See, for example, Kim 2015; Palisca 1985.[back to text]
 See also Connor 2007.[back to text]
 Richards and Wistreich 2016: 276–93; see also Hairston and Stephens 2010; Hillman and Mazzio (eds) 1997.[back to text]
 Richards and Wistreich 2016: 281–89.[back to text]
 Casserio, 1600 ), partially trans. by Hast and Haltsmark 1969: 1–33. Casserio was the first to show, among other things, that ‘the skeleton of the human larynx is cartilaginous and not osseous, and he correctly illustrates the ventricles of the larynx, the anatomy and function of laryngeal muscles, and provides a description of laryngectomy’: Riva, Orru, Pirino, and Riva (2001): 171.[back to text]
 ‘nostre ame use de pensées & discourse, qui ne peuvent faire pendant qu’elle est enclose en ce tabernacle de chair: […] Et par ainsi nous disons qu’il y a deux sortes de parole en l’homme, à scavoir l’une interieure ou mental, & l’autre exterieure, laquelle se pronounce, & la messagiere de l’interieure qui parle au Coeur. Parquoi celle qui est formée en voix, & prononcée en parole, & vient en usage, est comme le ruisseau qui est envoyé de la pensée avec la voix, comme de sa fontaine’. De la Primaudaye 1593: 57r; 1618: 378.[back to text]
 ‘The cartilage of the rough artery [i.e., the trachea], then, is the special instrument of the voice itself, and the rough artery would have been made entirely of cartilage, needing neither ligament nor tunic if it were not obliged to move when the animal breathes in and out, blows, or utters a sound. As it is, however, since the rough artery in all these actions must become longer and then shorter again, and also narrower and then wider again, it is reasonable that instead of being made of cartilaginous substance alone. Which is incapable of expanding and contracting, it should receive in addition membranous substance too in order that it may be readily set in motion in these ways’: Galen 1968: 338.[back to text]
 ‘Car premierement, la parole ne peut estre sans voix, pour laquelle Dieu crée plusieurs instrumens, qui luy sont tous necessaires, à scavoir la luette, le gosier, l’artere que l’on appel aspre, le poulmon, la poitrine, & certains nerfs recurrents destinez à cela par mouvement reciproque. Toutes ces parties ne servent encore sinon pour administre la voix à l’homme, sans ester formée en parole, excepté la luette […] Car il sert en premier lieu, pour retarder l’air, afin qu’il n s’engorge pas si à coup, & si impetueusement iusques au poulmon, & qu’il n’entre trop froid & trop soudain en icelui. Et puis il sert aussi pour le diviser & departir quand il remonte du poulmon, afin qu’il soit mieux respandu & dispose par toute la bouche. Et par ce moyen cest instrument façonne desia la voix, & de la resonnante, la preparant à la langue pour estre par icelle articulée & formée en parole’: de la Primaudaye 1593: 53r; 1618: 377.[back to text]
 Music historians might be surprised by Guarini’s focus on the foregrounding of ‘vocal display’ as the potent element of Angioletta’s singing, rather than the expression of the text: he was, after all, a poet specializing in writing words for song. The move towards privileging the importance of the words over vocal ‘excess’ was already becoming the key driver of the musical avant-garde in Florence and, to certain extent, in other centres of experimentation, including Ferrara; within a generation it would be the defining feature of the madrigal, and made opera possible; see Wistreich 2012.[back to text]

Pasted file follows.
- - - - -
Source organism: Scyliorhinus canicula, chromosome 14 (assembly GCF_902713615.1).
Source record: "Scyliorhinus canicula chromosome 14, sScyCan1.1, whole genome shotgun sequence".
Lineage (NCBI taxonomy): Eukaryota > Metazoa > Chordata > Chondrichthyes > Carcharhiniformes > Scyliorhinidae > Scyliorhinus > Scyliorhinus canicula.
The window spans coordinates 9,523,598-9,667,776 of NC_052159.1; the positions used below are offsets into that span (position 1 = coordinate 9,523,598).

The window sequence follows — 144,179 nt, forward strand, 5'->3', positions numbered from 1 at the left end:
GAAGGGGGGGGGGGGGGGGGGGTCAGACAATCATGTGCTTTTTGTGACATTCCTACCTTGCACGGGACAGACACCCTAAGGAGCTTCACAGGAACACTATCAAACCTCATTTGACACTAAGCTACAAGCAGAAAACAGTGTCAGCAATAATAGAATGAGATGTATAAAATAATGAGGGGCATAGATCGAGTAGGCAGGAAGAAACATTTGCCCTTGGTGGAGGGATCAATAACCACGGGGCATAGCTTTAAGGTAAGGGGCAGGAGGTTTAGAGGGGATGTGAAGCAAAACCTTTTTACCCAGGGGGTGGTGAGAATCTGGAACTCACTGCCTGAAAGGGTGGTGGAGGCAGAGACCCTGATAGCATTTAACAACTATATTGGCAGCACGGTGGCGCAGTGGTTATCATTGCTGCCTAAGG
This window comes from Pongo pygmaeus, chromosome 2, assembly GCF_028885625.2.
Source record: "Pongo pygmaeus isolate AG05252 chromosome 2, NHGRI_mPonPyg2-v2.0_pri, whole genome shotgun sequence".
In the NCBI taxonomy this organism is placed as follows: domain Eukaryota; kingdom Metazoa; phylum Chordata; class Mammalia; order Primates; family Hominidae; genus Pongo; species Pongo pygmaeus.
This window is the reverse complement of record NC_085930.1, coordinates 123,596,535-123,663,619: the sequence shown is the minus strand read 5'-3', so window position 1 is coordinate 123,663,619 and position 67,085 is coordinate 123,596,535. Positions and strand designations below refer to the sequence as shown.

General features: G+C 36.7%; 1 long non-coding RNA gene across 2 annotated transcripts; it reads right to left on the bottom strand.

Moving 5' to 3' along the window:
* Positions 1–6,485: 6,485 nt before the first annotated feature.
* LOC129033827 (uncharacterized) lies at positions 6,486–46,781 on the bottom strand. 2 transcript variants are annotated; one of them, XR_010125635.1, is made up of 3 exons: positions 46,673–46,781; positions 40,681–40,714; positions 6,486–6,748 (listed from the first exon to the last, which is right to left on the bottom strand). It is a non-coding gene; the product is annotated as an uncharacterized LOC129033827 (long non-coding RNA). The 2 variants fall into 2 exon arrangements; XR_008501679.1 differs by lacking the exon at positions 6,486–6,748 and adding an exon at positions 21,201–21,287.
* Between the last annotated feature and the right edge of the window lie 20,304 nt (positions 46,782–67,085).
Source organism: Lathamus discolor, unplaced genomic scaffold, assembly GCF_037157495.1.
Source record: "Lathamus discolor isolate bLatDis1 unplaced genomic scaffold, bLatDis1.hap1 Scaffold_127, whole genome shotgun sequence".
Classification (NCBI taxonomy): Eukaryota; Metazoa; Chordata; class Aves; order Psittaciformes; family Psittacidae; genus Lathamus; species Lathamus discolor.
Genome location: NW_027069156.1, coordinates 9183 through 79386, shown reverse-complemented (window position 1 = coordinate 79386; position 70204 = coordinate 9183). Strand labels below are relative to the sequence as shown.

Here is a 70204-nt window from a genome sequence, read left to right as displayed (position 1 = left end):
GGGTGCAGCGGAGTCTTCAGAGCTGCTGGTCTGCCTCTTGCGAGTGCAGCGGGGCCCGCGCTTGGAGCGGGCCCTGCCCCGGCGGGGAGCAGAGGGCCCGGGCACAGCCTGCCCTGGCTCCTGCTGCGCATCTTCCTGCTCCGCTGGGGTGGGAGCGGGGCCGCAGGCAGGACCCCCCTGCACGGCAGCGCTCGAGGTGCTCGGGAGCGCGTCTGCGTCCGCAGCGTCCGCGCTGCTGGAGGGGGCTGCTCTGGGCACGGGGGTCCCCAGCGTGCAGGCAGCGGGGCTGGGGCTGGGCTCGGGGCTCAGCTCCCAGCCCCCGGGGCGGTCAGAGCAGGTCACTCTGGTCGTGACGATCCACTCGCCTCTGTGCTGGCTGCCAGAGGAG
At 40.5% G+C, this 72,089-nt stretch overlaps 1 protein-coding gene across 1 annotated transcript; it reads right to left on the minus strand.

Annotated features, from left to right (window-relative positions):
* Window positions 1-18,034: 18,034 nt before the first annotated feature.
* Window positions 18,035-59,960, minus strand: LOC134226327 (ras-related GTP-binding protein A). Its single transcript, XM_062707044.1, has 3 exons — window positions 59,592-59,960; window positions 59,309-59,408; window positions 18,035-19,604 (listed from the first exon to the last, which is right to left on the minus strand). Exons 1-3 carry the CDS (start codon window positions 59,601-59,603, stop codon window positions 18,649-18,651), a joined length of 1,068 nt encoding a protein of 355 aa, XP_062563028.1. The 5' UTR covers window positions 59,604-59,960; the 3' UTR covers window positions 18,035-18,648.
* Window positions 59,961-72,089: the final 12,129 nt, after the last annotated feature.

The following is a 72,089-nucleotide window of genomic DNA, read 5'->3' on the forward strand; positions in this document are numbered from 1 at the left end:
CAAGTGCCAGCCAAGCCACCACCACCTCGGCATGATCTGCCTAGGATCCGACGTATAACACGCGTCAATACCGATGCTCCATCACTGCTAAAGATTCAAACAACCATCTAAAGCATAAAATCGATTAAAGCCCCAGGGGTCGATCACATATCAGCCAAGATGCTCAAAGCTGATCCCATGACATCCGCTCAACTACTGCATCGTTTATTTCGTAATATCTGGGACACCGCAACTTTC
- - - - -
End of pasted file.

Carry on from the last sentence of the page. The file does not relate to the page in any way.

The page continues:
See also Goetz and Taliaferro 2011: 15–16.[back to text]
 ‘propter hoc quod ipse idem homo est qui percipit se et intelligere et sentire, sentire autem non est sine corpore, unde oportet corpus aliquam esse hominis partem’; Aquinas 2016.[back to text]
 ‘Super omnes autem has formas invenitur forma similis superioribus substantiis etiam quantum ad genus cognitionis, quod est intelligere: et sic est potens in operationem quae completur absque organo corporali omnino. Et haec est anima intellectiva: nam intelligere non fit per aliquod organum corporale. Unde oportet quod illud principium quo homo intelligit, quod est anima intellectiva, et excedit conditionem materiae corporalis, non sit totaliter comprehensa a materia aut ei immersa, sicut aliae formae materiales. Quod eius operatio intellectualis ostendit, in qua non communicat materia corporalis. Quia tamen ipsum intelligere animae humanae indiget potentiis quae per quaedam organa corporalia operantur, scilicet imaginatione et sensu, ex hoc ipso declaratur quod naturaliter unitur corpori ad complendam speciem humanam’: Aquinas 2016, trans. Rickaby 1905.[back to text]
 ‘Anima siquidem sensibilis, sive Brutorum, plane substantia corporea censenda est, à calore attenuate, et facta invisibilis; Aura (inquam) ex natura flammea aërea conflate, aëris mollicie ad impressionem recipiendam, ignis vigore ad actionem vibrandam dotata; partim ex oleosis, partim ex aqueis nutrita; Corpore obducta, atque in animabilus perfectis in capite praecipue locata; in nervis percurrens, & sanguine sprituoso atteriarum refecta & reparata, quemadmodum Bernardinus Telesus, & Discipulis Donius, aliqua ex parte, non omnino inutiliter, asserverunt […] & spiritus potius appellation quam anima indigitari possit’. (Cited and translated in Walker 1972: 121).[back to text]
 ‘Verum cantus quem instrumentalis sonus plus potest, quatenus praeter harmonicum concentum ex mentis conceptu ac imperioso phantasiae cordisque; affectum proficiscens, simulque; cum aëre fracto ac temperato aërum audientis spiritum, qui animae atque; corporis vinculum est, motu facile penetrans, affectum animumque; canentis secum transferens, audientis affectum movet affect, phantasiam afficit phantasia, animum animo, pulsatque; cor, & usque ad penetralia mentis ingreditur, sensim quoque; mores in fundit: movet praeterea membra atque; sistit, corporisque; humores’. Agrippa 1533: 157; tr. J.F. 1651: 257. [back to text]
 ‘Chalcidius ait vocem ex penetrali pectoris et cordis gremio mitti, nitente spiritu’. Agrippa 1533: 157. tr. J.F. 1651: 257.[back to text]
 See Durante and Martellotti 1997: 100.[back to text]
 Tasso, ‘Sopra la voce del Brancatio’ in Solerti (ed.) 1898–9: III, 269; first published in 1582 in two different collections: Delle rime del signor Torquato Tasso, 2 vols (Venice: Aldo) and Scielta delle rime del Sig. Torquato Tasso (Ferrara: Baldini); the latter has a dedication to Lucrezia d’Este, Duchess of Urbino, signed on 30 November 1581; see Solerti Le Rime, 1 (Bibliografia), pp. 202–4; note Tasso’s use of the word ‘forma’ in the final line, which echoes Guarini’s in ‘Mentre vaga Angioletta’, line 7.[back to text]